So Basically, James Joyce Was a Whore.

Recently had what felt like the 564th lecture on James Joyce. What else can I say except screaming internally. Entire generations of scholar’s have grown up to kiss that guy’s spectral ass, singing hymns of praise over Ulysses and Dubliners, mostly because no one ever actually finished Finnigan’s Wake.

And even in the new century, the rightfully deceased Joyce still holds sway over the not-so-peaceable land of literature. He and Yeats are the mighty two towers of Irish literature by which any other author will and shall be measured!

I have problems with this. Number one, his writing is… not that good. It’s mostly rambling about… actually, it’s not about anything, stuff just seems to happen to the protagonist, peppered with Bible quotes and Classical mythology to keep a semblance of interest, and no amount of scholarly research will tell me otherwise, nothing will make this nonsense suddenly worthy of my precious, precious time. Number two, Joyce was the mighty slut before the lord. Don’t you know I am a lady of quality! I shall not indulge in this debased filth! No wonder the future generations consist of degenerates delighting in depraved debauchery if the impeccable institutes of learning make them read masturbatory memoirs of sluts and whores!

Seriously though, he was slutting it up.

Like most Men Who Do Great Things, Joyce’s success depended on someone else doing his laundry, cooking his meals and, dunno, paying all his bills. So in Things Wikipedia Never Told You News: Joyce took the classical route and got hold of numerous patrons, or sponsors. Who were all wealthy. And… female. Basically, he kept finding new sugar mommas.

I guess this also kinda explains why it took him thirty years and two or three children to finally marry his wife. I mean, she wasn’t rich. Far from it, actually. So, you know. He just kept shakin’ what his mama gave him. In the general direction of heaving bosoms with well-filled wallets.

I know, you are saying, “But, but, but! Should we not judge an author by his literary merits? Did not most creative heads in history live a life against all social acceptability? Is it not the rejection of morals-of-the-time put in place by the-powers-that-be that fill the mind with prose? Is it not a truth universally acknowledged that a great mind must needs be unmolested by the day-to-day drudgery as well as pesky norms? Can and should you really judge this literary giant by his social life?”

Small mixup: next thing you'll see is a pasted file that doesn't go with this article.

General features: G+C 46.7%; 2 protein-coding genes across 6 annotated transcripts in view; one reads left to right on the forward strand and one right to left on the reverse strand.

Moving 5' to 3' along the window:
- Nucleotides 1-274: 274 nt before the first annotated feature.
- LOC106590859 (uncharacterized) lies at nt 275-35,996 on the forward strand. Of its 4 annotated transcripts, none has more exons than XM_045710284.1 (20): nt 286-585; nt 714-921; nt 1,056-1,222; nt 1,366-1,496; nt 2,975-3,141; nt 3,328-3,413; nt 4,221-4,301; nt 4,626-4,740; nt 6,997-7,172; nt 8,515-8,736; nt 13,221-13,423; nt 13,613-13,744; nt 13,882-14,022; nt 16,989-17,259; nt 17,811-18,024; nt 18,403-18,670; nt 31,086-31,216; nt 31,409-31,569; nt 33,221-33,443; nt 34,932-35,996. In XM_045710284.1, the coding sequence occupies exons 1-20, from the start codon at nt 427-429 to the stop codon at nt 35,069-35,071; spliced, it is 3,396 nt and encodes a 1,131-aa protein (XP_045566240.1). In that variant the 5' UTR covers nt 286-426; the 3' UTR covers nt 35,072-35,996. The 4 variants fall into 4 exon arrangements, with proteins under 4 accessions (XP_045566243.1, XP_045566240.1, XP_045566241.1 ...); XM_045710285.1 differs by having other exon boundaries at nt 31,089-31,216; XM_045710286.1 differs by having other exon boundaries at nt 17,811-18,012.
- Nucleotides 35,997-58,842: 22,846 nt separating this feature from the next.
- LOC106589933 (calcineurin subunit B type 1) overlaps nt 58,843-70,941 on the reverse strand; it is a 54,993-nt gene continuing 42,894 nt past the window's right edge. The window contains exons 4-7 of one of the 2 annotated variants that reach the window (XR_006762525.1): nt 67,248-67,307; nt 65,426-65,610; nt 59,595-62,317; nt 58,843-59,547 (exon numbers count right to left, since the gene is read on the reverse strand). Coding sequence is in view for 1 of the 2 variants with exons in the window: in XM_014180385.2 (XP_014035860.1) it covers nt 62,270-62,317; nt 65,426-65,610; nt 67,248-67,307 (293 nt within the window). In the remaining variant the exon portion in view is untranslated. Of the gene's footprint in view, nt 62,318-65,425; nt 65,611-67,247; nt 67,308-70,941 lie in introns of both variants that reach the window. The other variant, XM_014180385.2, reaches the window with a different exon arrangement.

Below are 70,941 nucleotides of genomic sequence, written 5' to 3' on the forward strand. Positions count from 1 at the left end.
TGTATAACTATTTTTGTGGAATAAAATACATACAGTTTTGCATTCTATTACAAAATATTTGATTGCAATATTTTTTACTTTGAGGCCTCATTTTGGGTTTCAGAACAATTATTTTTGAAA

Yes. Yes, we should.

Now, there’s technically nothing wrong with being a whore for the sake of literature, and no one will disagree with me on that (and if you do, the door of this private prose bordello is over there, get out). Technically, there’s nothing wrong with being a whore, period. But I mean, come on. Can you imagine if James Joyce had been Jane Joyce? Would we still be reading Penelope today or would scholars be more interested in examining Jane’s relationships with her ‘sponsors’? Chances are, we wouldn’t be reading any of her work. Jane would also have never been able to write a masturbation scene in Penelope (which, admittedly, was censored for long years, but wouldn’t you know it, came back) or a visit to a brothel with her as the customer and still have her book published. Never in a million years, or at the very least not in 1922. James Joyce, however? 800 pages of Notes From A Boner, also known as Ulysses in case the joke wasn’t clear. Oh, so you masturbate to a woman on the beach? Okay. Why? Oh, so you don’t like the fact that your wife is having an affair, or you assume she has an affair, but you’ve no problem going to a brothel on what seems to be the regular? Okay. Why? So you and your friend/son substitute/potential gay mate are pissing in the backyard even though it’s been established in the early chapters that you own a perfectly good outhouse? Okay. Why? Did the outhouse fall over somewhere off screen, or…?

Also, what the hell kinda drugs are you on with your frequent hallucinations?

I just wonder how this book became such a classic. No, actually I don’t wonder. It was obviously risqué and daring for the time because it was a complete attention grab, and the fact that it was so difficult to get it published, and that it was censored so heavily and indeed put on the index for years in some countries made for great publicity. Then some of the chronic onanists who got a hold of it, actually made it through the 800 pages, and liked it somehow became scholars of literature and the rest, much like the life of James Joyce, is history.

And now there are people meandering through Dublin, wide-eyed and delirious as if someone had dropped a copy of Finnegan’s Wake on their heads, every June 16. Wonder if they also visit the brothel, though.

There are two kinds of people. Those that have read Ulysses and those that haven’t and those who gave up halfway through, and those who have problems with numbers. And then there’s those weirdos who have to bite their fist so as not to yell “‘TIS PITY HE’S A WHORE!” through a lecture hall.

Not that I ever did that or anything.

Bah, sick of Joyce. Let’s talk about Yeats. Wanna hear a Yeats joke? Why was Yeats sad? Because his Maud was Gonne! Ba-dum-TSS!

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